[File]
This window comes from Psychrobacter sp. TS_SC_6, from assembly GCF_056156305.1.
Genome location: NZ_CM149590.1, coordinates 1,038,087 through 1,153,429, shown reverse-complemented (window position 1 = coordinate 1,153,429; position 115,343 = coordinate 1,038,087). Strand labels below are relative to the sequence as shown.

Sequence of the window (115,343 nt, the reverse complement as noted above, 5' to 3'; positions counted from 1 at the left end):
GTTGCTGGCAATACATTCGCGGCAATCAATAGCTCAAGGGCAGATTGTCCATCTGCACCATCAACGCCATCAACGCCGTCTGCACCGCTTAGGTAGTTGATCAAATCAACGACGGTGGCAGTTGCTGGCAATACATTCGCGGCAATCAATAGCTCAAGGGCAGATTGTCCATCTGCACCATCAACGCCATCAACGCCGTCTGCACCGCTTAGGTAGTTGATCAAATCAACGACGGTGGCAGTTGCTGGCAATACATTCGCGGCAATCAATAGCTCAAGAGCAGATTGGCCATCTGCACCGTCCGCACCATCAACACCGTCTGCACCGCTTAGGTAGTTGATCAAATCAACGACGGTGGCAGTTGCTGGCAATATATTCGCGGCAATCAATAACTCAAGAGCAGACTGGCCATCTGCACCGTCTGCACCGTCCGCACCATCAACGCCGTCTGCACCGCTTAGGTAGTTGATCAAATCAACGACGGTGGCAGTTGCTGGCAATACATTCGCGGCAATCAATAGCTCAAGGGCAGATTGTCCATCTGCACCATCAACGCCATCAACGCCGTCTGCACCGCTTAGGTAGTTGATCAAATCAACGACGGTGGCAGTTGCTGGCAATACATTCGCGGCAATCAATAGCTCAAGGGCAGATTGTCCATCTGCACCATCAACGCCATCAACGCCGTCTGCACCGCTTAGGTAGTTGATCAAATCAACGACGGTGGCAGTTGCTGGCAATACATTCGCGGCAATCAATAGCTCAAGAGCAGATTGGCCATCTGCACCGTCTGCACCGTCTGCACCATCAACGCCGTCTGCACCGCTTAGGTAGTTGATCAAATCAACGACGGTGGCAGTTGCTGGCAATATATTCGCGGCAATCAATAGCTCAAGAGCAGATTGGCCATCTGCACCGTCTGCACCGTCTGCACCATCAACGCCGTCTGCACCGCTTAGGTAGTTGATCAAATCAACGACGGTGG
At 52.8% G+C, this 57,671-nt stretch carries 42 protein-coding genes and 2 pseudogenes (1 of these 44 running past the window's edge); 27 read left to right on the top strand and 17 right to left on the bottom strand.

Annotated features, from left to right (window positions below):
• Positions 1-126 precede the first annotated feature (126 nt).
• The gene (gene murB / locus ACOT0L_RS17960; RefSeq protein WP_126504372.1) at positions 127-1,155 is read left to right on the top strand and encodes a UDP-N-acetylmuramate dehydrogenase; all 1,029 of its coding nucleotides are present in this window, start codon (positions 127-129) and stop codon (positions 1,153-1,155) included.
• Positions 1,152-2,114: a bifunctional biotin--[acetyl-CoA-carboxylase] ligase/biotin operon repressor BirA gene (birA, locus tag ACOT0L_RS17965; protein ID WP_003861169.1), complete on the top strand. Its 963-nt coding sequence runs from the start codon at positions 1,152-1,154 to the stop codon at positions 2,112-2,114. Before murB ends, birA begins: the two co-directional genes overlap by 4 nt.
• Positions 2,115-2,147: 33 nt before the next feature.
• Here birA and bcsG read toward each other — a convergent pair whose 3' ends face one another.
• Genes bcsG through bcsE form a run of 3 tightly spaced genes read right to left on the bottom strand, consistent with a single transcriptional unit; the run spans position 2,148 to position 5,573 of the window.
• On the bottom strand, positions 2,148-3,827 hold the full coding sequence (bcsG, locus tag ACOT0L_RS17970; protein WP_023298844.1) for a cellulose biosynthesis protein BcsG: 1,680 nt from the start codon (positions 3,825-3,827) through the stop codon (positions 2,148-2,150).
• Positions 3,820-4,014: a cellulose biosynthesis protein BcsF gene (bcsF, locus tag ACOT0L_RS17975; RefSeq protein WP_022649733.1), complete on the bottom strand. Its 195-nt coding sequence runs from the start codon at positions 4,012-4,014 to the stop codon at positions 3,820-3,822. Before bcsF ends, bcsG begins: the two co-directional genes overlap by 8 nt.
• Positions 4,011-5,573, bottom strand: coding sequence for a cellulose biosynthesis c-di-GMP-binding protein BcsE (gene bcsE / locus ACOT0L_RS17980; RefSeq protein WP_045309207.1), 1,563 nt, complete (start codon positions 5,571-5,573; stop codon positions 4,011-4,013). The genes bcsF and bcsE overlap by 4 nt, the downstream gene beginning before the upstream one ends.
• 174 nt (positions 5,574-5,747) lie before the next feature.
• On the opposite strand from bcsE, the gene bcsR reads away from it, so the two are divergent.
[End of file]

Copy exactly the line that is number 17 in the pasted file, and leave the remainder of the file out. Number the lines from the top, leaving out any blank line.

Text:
• On the opposite strand from bcsE, the gene bcsR reads away from it, so the two are divergent.